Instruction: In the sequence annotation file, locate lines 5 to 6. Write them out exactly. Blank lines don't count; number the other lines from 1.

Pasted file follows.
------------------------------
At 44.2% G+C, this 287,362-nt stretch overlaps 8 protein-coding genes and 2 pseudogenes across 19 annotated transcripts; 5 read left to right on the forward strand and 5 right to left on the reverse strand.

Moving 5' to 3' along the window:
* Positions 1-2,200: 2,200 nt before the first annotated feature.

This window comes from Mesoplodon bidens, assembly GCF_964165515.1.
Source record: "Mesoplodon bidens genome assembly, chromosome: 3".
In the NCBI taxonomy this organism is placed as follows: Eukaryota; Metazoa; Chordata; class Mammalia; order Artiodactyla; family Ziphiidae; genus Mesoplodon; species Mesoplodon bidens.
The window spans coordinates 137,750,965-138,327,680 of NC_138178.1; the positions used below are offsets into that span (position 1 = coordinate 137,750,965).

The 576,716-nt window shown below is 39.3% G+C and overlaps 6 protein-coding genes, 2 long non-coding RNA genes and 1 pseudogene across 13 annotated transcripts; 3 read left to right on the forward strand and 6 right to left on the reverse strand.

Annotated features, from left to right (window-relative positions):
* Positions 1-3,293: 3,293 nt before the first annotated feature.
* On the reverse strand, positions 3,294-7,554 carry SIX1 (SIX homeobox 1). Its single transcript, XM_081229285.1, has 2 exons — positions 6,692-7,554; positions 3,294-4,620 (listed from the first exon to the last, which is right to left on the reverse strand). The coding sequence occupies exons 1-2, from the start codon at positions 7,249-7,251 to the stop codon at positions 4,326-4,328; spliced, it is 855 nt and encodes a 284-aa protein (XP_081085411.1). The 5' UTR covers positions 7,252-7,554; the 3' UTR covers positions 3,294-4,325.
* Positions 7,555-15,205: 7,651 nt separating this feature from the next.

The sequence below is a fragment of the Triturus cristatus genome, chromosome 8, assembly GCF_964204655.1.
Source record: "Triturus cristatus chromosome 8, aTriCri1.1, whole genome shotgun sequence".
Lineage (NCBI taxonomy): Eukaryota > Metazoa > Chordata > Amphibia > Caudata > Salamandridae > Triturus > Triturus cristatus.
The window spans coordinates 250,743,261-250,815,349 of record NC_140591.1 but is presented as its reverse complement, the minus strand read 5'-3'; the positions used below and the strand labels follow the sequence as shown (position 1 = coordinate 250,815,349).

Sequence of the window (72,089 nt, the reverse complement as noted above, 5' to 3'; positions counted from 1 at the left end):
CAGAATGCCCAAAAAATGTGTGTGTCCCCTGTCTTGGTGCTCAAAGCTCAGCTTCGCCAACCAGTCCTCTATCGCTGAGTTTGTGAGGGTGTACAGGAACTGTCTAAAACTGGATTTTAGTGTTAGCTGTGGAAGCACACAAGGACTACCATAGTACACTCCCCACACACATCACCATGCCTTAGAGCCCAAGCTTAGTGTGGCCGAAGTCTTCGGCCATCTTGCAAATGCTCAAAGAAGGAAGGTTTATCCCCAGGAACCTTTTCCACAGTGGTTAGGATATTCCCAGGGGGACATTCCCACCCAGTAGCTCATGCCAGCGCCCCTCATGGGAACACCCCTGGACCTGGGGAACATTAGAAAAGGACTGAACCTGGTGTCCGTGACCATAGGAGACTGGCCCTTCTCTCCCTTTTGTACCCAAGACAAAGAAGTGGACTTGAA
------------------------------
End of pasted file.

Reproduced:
Source record: "Mesoplodon bidens genome assembly, chromosome: 3".
In the NCBI taxonomy this organism is placed as follows: Eukaryota; Metazoa; Chordata; class Mammalia; order Artiodactyla; family Ziphiidae; genus Mesoplodon; species Mesoplodon bidens.